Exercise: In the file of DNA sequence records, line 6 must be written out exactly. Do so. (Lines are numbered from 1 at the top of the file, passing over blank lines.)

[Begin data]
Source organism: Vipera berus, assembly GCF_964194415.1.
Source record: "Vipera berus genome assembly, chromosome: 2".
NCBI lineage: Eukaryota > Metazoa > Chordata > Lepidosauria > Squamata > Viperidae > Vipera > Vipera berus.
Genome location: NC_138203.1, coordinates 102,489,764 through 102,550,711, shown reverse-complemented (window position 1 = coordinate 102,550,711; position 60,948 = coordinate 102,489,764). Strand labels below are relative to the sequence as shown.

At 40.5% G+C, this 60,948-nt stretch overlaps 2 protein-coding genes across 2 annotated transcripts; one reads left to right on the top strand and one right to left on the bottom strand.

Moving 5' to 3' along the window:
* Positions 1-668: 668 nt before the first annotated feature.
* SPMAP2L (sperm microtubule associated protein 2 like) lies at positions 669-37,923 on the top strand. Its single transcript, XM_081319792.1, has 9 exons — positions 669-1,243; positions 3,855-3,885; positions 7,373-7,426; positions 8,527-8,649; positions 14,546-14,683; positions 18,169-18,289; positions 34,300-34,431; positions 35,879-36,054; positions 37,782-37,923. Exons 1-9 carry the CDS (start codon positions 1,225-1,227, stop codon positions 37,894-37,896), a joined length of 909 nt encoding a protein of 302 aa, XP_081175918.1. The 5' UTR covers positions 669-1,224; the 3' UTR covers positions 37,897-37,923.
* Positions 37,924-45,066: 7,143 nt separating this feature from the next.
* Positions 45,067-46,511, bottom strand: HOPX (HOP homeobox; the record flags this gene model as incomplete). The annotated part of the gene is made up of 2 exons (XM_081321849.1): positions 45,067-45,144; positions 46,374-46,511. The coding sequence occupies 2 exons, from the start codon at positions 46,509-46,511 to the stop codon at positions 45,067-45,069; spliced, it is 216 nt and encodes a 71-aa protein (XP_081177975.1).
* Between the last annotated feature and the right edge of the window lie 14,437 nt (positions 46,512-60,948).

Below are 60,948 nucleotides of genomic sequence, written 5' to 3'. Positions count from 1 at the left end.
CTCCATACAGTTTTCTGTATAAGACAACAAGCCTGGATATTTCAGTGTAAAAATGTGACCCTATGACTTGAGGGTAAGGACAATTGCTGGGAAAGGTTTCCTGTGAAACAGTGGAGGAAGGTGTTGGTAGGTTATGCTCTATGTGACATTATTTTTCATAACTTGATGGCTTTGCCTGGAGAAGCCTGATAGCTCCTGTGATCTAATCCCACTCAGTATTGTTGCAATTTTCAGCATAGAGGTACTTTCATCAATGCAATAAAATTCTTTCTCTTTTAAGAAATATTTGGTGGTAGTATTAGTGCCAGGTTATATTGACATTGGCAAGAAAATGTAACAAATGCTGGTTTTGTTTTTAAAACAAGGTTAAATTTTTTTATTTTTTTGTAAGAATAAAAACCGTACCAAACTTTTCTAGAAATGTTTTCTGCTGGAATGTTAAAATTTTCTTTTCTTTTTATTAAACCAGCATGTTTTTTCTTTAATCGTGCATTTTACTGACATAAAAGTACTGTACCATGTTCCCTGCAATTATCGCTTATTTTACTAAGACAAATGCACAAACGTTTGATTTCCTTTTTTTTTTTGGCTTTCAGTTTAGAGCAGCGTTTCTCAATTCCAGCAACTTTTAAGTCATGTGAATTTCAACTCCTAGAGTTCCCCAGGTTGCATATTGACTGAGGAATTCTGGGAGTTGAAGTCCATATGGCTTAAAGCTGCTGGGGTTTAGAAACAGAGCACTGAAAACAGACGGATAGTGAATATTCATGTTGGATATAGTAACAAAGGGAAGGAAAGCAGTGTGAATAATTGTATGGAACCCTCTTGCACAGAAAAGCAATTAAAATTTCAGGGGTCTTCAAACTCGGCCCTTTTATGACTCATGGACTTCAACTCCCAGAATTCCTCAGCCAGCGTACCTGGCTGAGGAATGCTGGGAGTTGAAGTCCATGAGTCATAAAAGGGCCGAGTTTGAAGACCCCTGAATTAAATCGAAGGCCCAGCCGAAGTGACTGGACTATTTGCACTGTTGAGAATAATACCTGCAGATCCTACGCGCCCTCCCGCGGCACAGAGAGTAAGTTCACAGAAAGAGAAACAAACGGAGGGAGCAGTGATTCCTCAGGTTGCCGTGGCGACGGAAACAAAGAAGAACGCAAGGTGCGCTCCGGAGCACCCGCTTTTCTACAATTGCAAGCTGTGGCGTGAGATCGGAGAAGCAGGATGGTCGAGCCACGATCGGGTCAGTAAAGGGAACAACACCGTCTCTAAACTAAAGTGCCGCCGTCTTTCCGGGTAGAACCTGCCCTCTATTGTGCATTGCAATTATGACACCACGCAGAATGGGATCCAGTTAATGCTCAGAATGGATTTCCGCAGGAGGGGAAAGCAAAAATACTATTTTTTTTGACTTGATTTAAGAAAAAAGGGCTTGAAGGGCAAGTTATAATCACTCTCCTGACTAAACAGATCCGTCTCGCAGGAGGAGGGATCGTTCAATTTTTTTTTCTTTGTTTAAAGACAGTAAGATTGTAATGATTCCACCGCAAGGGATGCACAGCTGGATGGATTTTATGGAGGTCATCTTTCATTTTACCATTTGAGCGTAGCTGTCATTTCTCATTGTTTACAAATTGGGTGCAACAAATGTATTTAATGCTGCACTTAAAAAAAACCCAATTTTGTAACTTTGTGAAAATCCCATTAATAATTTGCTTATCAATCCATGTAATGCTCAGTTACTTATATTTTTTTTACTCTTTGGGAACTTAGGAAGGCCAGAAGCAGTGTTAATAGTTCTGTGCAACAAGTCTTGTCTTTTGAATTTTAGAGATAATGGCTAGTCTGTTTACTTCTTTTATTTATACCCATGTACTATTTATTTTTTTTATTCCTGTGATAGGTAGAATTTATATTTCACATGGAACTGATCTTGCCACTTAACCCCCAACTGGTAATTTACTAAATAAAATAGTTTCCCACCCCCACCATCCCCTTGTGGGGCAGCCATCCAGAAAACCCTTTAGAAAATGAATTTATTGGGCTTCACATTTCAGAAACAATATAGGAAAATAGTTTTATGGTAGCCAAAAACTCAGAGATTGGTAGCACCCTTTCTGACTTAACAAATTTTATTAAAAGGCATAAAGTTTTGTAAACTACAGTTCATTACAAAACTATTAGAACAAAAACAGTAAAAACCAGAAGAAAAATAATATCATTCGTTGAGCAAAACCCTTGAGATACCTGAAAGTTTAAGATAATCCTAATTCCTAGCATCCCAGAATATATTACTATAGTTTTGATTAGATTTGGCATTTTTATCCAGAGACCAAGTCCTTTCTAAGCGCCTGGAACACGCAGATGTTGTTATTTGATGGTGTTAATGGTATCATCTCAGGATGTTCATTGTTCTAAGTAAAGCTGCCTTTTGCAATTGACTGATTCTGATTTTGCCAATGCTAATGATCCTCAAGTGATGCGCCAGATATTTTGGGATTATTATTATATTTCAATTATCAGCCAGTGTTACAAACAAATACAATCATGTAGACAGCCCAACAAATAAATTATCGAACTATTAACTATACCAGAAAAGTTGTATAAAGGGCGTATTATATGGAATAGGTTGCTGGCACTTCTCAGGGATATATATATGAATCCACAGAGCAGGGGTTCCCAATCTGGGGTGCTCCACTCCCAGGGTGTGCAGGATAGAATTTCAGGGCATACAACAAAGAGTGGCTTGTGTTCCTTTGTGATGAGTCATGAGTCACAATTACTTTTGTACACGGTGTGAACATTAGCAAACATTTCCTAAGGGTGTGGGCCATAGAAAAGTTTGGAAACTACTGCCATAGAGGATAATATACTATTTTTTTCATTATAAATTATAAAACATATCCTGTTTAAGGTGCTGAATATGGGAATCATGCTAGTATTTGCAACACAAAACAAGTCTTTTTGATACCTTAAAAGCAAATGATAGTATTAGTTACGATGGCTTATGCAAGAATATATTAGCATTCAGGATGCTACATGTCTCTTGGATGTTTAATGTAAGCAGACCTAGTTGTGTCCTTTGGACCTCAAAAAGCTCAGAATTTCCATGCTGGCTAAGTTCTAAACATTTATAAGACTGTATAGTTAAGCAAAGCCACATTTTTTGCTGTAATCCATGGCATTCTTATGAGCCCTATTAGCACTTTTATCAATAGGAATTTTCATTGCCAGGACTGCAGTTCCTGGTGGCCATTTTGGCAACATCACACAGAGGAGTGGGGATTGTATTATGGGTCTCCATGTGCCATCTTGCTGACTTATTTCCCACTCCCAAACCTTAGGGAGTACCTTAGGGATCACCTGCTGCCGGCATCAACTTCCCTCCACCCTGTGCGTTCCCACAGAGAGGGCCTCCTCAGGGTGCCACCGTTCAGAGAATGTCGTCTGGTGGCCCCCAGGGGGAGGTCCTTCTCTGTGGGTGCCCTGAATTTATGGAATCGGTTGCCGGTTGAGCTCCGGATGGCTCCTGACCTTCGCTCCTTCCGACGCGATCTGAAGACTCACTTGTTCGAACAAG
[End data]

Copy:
Moving 5' to 3' along the window: